Thursday, July 31, 2008

Hold This Spot

A short post about the post I will post when I post it. Which will be a post. Lo, a good post! One with words AND pictures and possibly a little tap dancing for all I know because that's the one kind of dancing I did better than my sister. [note: only when it came to pull-backs and only because she was a ballet dancer and simply could not stop pointing her beautifully arched feet. I was the only person in the whole darn class who could clicketty-pullback all the way across the room. I can't tell you how important this has been in my adult life. "Do you have an MBA?" I'm asked, "no, but check out my pull-backs!" and then they fawn over me and offer me ridiculously high-paying jobs. Happens all the time.]

I'd say more but a crew is outside my office window using TWO jack hammers. Apparently the ginormous trench they already dug across the huge brick paved area isn't enough and now they're de-constructing the stairs as well. For some reason I'm having a difficult time concentrating...


Friday, July 25, 2008


Yes, I MEANT to post. I wrote all sorts of interesting and witty things in my tiny head, I did.

But the computer gods were angry this week, very very angry.

Starts with a nice shiny new computer which, natch comes with Vista. I have been playing nicely with Office 2007 for quite some time now (after a brief rant about how GOOD interface design does not abandon existing and working paradigms and what were you thinking Microsoft?? Also, why do you put the most important functions - save, print, open etc - behind a loverly button that gives you absolutely no visual hint of what it does? Smooches, Me). I'm prepared for that, I have accepted that Vista is The New System and XP Shalt Not Be Supported. I even watched covertly as Child 1 got to know its new laptop and seemed to survive the experience.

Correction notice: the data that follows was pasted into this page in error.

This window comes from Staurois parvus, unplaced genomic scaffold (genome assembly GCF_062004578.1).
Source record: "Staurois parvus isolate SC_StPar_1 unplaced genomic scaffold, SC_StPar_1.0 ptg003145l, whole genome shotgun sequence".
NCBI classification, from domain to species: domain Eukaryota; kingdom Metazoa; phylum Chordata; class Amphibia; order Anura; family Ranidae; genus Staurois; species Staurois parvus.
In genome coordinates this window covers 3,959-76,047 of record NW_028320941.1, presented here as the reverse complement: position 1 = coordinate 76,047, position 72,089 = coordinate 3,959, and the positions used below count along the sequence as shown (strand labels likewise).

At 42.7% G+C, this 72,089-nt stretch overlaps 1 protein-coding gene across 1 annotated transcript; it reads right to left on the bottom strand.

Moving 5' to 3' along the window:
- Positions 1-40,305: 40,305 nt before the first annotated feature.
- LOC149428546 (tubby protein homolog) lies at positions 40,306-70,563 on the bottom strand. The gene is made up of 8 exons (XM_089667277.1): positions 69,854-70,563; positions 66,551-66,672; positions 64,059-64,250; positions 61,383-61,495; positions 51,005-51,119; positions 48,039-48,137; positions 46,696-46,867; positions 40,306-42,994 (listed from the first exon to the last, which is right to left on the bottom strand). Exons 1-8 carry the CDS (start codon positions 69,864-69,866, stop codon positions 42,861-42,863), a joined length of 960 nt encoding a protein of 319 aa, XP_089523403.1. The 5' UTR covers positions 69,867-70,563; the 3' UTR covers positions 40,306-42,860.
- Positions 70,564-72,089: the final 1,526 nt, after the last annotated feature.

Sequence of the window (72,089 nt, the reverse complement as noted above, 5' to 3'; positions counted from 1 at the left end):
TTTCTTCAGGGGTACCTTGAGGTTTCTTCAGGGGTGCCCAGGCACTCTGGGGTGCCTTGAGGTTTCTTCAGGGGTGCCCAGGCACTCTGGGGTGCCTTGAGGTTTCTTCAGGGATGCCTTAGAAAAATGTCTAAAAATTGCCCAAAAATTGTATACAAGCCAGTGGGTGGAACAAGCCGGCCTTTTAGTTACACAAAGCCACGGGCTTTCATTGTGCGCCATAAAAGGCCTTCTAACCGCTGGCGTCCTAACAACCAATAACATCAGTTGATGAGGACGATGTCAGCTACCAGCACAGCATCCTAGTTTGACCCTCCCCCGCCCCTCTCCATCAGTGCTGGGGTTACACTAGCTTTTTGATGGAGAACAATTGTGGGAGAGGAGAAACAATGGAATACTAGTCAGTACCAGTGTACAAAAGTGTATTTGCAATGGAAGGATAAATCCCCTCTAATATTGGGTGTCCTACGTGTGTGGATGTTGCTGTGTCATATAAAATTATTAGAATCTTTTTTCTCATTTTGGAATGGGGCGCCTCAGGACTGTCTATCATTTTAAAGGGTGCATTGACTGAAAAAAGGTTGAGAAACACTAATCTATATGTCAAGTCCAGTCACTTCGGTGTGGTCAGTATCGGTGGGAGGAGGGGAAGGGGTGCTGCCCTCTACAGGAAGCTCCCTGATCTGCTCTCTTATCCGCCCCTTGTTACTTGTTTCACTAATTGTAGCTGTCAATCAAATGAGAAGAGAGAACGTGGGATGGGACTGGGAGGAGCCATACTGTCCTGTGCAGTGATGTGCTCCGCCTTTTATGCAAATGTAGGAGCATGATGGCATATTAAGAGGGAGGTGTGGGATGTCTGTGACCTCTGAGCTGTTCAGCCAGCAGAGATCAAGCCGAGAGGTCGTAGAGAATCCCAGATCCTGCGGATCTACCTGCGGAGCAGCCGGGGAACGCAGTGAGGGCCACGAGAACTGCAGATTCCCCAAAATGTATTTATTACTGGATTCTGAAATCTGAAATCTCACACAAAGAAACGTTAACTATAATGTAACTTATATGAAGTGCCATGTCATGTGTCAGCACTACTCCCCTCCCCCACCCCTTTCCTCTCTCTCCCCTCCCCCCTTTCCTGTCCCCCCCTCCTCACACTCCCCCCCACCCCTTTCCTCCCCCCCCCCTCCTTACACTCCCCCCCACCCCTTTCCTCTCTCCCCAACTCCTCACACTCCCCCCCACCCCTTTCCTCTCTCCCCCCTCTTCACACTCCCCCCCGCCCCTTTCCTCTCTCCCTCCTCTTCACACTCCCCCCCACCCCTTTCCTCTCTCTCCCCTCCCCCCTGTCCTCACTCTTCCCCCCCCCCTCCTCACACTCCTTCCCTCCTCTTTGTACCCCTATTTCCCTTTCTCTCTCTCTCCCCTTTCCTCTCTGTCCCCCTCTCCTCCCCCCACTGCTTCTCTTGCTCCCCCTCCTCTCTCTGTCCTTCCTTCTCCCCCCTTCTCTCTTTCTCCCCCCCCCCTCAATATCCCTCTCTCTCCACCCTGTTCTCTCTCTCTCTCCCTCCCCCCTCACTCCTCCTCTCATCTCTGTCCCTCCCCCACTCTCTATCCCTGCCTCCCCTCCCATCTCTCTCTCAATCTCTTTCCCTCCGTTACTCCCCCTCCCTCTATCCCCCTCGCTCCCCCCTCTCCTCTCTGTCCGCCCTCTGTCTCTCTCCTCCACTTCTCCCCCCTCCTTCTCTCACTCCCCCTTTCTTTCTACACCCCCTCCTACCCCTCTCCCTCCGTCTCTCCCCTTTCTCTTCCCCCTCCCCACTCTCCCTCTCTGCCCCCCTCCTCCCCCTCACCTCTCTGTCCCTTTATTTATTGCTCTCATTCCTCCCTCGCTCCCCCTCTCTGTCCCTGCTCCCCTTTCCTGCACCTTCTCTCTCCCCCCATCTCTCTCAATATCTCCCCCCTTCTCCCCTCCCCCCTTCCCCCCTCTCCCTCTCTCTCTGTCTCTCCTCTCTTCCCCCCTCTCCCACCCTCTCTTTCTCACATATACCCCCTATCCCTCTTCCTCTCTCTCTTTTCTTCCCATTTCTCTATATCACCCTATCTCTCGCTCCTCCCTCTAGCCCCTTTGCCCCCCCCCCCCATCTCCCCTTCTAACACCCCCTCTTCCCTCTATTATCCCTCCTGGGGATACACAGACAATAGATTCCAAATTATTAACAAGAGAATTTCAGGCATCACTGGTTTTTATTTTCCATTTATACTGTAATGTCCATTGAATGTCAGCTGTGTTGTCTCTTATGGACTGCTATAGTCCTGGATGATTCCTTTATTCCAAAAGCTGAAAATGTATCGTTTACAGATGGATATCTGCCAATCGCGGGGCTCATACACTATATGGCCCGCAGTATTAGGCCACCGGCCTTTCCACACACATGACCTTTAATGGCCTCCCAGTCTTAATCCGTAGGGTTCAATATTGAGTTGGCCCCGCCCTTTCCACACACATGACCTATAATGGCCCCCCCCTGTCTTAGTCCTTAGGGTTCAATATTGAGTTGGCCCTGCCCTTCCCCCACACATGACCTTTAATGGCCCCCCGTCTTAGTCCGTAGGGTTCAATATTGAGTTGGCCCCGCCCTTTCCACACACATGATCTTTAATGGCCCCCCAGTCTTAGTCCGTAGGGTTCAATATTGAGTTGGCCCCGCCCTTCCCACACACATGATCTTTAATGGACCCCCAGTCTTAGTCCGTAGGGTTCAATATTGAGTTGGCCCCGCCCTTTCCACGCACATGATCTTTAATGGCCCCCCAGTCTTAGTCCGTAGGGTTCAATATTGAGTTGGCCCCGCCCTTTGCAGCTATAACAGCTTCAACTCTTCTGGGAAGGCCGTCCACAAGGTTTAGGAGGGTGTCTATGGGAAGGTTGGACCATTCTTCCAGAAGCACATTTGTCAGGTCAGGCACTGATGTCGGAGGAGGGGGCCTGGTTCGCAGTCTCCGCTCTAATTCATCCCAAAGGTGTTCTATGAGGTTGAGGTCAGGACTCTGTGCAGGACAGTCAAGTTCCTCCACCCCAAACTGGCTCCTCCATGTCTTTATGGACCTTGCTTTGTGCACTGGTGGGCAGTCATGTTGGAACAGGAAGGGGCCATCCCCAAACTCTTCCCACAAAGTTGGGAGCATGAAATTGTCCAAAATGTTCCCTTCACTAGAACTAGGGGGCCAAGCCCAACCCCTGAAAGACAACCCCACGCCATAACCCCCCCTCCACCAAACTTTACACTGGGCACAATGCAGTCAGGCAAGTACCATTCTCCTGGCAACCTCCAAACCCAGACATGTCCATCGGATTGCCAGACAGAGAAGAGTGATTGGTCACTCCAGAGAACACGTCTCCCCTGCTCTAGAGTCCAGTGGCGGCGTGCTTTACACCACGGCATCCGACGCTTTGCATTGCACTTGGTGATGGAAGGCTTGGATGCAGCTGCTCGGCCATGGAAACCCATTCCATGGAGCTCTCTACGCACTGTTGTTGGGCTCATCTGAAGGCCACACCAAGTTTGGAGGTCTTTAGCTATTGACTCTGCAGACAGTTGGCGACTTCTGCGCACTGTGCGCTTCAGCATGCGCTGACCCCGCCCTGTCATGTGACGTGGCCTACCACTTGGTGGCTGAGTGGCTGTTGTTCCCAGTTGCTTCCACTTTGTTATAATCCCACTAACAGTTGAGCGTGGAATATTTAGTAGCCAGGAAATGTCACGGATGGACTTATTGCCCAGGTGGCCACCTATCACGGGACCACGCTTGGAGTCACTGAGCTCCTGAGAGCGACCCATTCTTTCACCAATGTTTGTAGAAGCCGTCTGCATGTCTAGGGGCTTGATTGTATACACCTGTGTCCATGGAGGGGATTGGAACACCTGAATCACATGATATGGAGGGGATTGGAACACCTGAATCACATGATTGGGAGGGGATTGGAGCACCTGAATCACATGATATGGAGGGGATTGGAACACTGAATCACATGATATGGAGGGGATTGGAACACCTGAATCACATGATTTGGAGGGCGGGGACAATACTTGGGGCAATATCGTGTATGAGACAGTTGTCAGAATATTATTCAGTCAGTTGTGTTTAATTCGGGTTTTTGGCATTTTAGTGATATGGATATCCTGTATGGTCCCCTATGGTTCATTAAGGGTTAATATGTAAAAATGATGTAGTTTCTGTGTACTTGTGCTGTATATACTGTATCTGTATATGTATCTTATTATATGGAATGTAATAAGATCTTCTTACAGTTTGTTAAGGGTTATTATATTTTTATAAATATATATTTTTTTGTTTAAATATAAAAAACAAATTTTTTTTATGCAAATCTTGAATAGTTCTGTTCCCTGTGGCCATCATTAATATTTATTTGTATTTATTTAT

Shiny new computer is thus plugged in every which way to Sunday, tethered firmly to elderly but remarkably good monitor (one of the best color calibrations in the office by gum) introduced to its [new] keyboard and [new] mouse aaaaaand


Vista hates the mouse. Hates it. Mind you this is a Microsoft mouse but Vista, it spits upon the mouse. In fact the mouse feels much the same way so every 10-30 seconds it turns itself off and sulks and has to have its button prodded just to make it even think about moving the cursor.

And don't get the mouse started on clicking buttons. It simply doesn't want to know. Buttons, it felt, should have their active spot three pixels to the left and seven pixels up from where it looks like the button is. Or maybe waaaaay over to the right, or only in a three-pixel area that you find by the immensely satisfying method of clicking madly all over the page. Also clicks are really only recognizable after two or three (or four... or more) initial tries at it, and could you hold down the button just a leeetle longer because it's just so hard to know what you mean unless you say it REALLY REALLY LOUDLY.

Which means I got to use the tab-and-arrow method of getting around until I could find and install the driver for my Wacom tablet instead. And Wacom tablets? Brilliant for design work - love that pressure sensitivity baby - but for searching the web for "Troubleshooting Stoopid Microsoft Mouse and Vista Because if I Can't Get This Working I Just Might DIE" it's just not so hot.

Still, after uninstalling (and mucking around in the inner bowels of the driver files), reinstalling, removing battery and shouting a few times, going through same process THREE TIMES, the mouse reluctantly decided the game was up and stopped shutting down. Of course it then also decided to stop moving the cursor properly but it was pretty simple at that point to work out it was a surface problem (bare desk top? BLECH! Spanking new mouse pad that came with computer? AUGH!! Manilla folder? Please. Small black canvas tote bag brought back by colleague from England and subtly shouting "LONDON" with a large Union Jack? OOOOOH! I likes it, I likes it!)

Of course there's the remaining issue that Vista refuses to go slumming with my work-mandated email program but I'm ready for it now, I can take it on.

Just let me catch my breath a bit.

Tuesday, July 15, 2008


I'm tormenting a Child by forcing it (FORCING I tell you) to sit at my feet and study a very exciting standardized test book. It is not amused. In fact its attitude borders on sullen.